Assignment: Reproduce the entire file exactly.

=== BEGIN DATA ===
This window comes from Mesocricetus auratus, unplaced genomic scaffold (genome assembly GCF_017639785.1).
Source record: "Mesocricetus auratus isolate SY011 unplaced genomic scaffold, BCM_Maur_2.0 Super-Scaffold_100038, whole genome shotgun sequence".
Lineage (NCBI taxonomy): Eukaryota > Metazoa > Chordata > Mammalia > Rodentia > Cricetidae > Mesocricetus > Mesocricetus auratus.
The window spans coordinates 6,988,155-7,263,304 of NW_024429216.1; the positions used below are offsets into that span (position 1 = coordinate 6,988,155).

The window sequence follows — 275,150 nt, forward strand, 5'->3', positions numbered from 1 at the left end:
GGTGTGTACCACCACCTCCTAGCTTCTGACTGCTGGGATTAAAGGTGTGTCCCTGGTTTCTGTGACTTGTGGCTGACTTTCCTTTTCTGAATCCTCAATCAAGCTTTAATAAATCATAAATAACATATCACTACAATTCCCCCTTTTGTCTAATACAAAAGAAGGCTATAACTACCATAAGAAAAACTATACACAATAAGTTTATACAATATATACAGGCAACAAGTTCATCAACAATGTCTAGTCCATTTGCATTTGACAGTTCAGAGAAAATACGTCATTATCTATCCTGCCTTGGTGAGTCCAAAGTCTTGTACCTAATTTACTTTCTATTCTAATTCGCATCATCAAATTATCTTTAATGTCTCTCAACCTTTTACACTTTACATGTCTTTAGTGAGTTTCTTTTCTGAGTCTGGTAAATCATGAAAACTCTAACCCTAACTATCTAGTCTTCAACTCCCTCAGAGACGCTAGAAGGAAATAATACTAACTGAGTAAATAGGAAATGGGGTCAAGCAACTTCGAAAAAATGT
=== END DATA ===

This window comes from Mesocricetus auratus, unplaced genomic scaffold (genome assembly GCF_017639785.1).
Source record: "Mesocricetus auratus isolate SY011 unplaced genomic scaffold, BCM_Maur_2.0 Super-Scaffold_100038, whole genome shotgun sequence".
Lineage (NCBI taxonomy): Eukaryota > Metazoa > Chordata > Mammalia > Rodentia > Cricetidae > Mesocricetus > Mesocricetus auratus.
The window spans coordinates 6,988,155-7,263,304 of NW_024429216.1; the positions used below are offsets into that span (position 1 = coordinate 6,988,155).

The window sequence follows — 275,150 nt, forward strand, 5'->3', positions numbered from 1 at the left end:
GGTGTGTACCACCACCTCCTAGCTTCTGACTGCTGGGATTAAAGGTGTGTCCCTGGTTTCTGTGACTTGTGGCTGACTTTCCTTTTCTGAATCCTCAATCAAGCTTTAATAAATCATAAATAACATATCACTACAATTCCCCCTTTTGTCTAATACAAAAGAAGGCTATAACTACCATAAGAAAAACTATACACAATAAGTTTATACAATATATACAGGCAACAAGTTCATCAACAATGTCTAGTCCATTTGCATTTGACAGTTCAGAGAAAATACGTCATTATCTATCCTGCCTTGGTGAGTCCAAAGTCTTGTACCTAATTTACTTTCTATTCTAATTCGCATCATCAAATTATCTTTAATGTCTCTCAACCTTTTACACTTTACATGTCTTTAGTGAGTTTCTTTTCTGAGTCTGGTAAATCATGAAAACTCTAACCCTAACTATCTAGTCTTCAACTCCCTCAGAGACGCTAGAAGGAAATAATACTAACTGAGTAAATAGGAAATGGGGTCAAGCAACTTCGAAAAAATGT